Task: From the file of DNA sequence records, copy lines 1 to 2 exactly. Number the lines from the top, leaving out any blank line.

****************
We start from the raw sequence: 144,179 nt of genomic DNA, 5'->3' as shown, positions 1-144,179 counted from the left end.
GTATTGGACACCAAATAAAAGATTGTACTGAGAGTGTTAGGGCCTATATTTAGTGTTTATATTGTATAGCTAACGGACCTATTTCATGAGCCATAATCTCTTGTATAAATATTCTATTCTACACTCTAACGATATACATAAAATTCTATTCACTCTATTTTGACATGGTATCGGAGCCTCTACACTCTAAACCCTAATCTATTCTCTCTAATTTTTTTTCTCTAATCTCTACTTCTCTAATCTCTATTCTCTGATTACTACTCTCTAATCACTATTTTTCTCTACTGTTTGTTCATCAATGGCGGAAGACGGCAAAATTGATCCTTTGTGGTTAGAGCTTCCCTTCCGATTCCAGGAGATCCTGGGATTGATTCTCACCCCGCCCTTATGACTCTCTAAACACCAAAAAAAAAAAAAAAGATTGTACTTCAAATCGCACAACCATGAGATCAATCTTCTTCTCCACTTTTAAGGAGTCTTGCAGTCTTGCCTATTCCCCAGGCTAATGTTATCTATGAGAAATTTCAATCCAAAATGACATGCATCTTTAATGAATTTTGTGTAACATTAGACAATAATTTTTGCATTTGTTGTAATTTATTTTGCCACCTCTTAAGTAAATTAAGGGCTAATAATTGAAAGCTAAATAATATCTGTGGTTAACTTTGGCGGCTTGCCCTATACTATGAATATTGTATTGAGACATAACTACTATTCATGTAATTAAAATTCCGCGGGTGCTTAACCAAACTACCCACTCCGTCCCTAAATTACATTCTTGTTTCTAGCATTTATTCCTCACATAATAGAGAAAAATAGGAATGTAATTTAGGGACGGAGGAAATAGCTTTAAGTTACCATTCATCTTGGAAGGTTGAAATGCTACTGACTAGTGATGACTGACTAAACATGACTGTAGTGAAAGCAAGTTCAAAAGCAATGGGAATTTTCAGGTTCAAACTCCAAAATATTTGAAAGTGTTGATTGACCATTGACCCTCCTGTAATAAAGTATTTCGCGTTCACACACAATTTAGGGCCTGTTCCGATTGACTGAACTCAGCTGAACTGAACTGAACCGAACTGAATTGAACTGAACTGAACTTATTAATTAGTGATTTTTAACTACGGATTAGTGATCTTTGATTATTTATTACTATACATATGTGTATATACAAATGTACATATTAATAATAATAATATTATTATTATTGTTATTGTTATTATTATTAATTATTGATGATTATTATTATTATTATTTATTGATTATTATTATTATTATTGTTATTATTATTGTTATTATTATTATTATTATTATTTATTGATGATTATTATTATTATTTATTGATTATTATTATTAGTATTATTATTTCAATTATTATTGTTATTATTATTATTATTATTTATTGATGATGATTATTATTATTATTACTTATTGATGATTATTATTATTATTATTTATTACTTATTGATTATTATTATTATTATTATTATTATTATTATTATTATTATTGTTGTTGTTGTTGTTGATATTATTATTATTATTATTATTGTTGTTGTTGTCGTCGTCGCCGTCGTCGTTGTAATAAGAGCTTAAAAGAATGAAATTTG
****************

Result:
We start from the raw sequence: 144,179 nt of genomic DNA, 5'->3' as shown, positions 1-144,179 counted from the left end.
GTATTGGACACCAAATAAAAGATTGTACTGAGAGTGTTAGGGCCTATATTTAGTGTTTATATTGTATAGCTAACGGACCTATTTCATGAGCCATAATCTCTTGTATAAATATTCTATTCTACACTCTAACGATATACATAAAATTCTATTCACTCTATTTTGACATGGTATCGGAGCCTCTACACTCTAAACCCTAATCTATTCTCTCTAATTTTTTTTCTCTAATCTCTACTTCTCTAATCTCTATTCTCTGATTACTACTCTCTAATCACTATTTTTCTCTACTGTTTGTTCATCAATGGCGGAAGACGGCAAAATTGATCCTTTGTGGTTAGAGCTTCCCTTCCGATTCCAGGAGATCCTGGGATTGATTCTCACCCCGCCCTTATGACTCTCTAAACACCAAAAAAAAAAAAAAAGATTGTACTTCAAATCGCACAACCATGAGATCAATCTTCTTCTCCACTTTTAAGGAGTCTTGCAGTCTTGCCTATTCCCCAGGCTAATGTTATCTATGAGAAATTTCAATCCAAAATGACATGCATCTTTAATGAATTTTGTGTAACATTAGACAATAATTTTTGCATTTGTTGTAATTTATTTTGCCACCTCTTAAGTAAATTAAGGGCTAATAATTGAAAGCTAAATAATATCTGTGGTTAACTTTGGCGGCTTGCCCTATACTATGAATATTGTATTGAGACATAACTACTATTCATGTAATTAAAATTCCGCGGGTGCTTAACCAAACTACCCACTCCGTCCCTAAATTACATTCTTGTTTCTAGCATTTATTCCTCACATAATAGAGAAAAATAGGAATGTAATTTAGGGACGGAGGAAATAGCTTTAAGTTACCATTCATCTTGGAAGGTTGAAATGCTACTGACTAGTGATGACTGACTAAACATGACTGTAGTGAAAGCAAGTTCAAAAGCAATGGGAATTTTCAGGTTCAAACTCCAAAATATTTGAAAGTGTTGATTGACCATTGACCCTCCTGTAATAAAGTATTTCGCGTTCACACACAATTTAGGGCCTGTTCCGATTGACTGAACTCAGCTGAACTGAACTGAACCGAACTGAATTGAACTGAACTGAACTTATTAATTAGTGATTTTTAACTACGGATTAGTGATCTTTGATTATTTATTACTATACATATGTGTATATACAAATGTACATATTAATAATAATAATATTATTATTATTGTTATTGTTATTATTATTAATTATTGATGATTATTATTATTATTATTTATTGATTATTATTATTATTATTGTTATTATTATTGTTATTATTATTATTATTATTATTTATTGATGATTATTATTATTATTTATTGATTATTATTATTAGTATTATTATTTCAATTATTATTGTTATTATTATTATTATTATTTATTGATGATGATTATTATTATTATTACTTATTGATGATTATTATTATTATTATTTATTACTTATTGATTATTATTATTATTATTATTATTATTATTATTATTATTATTGTTGTTGTTGTTGTTGATATTATTATTATTATTATTATTGTTGTTGTTGTCGTCGTCGCCGTCGTCGTTGTAATAAGAGCTTAAAAGAATGAAATTTG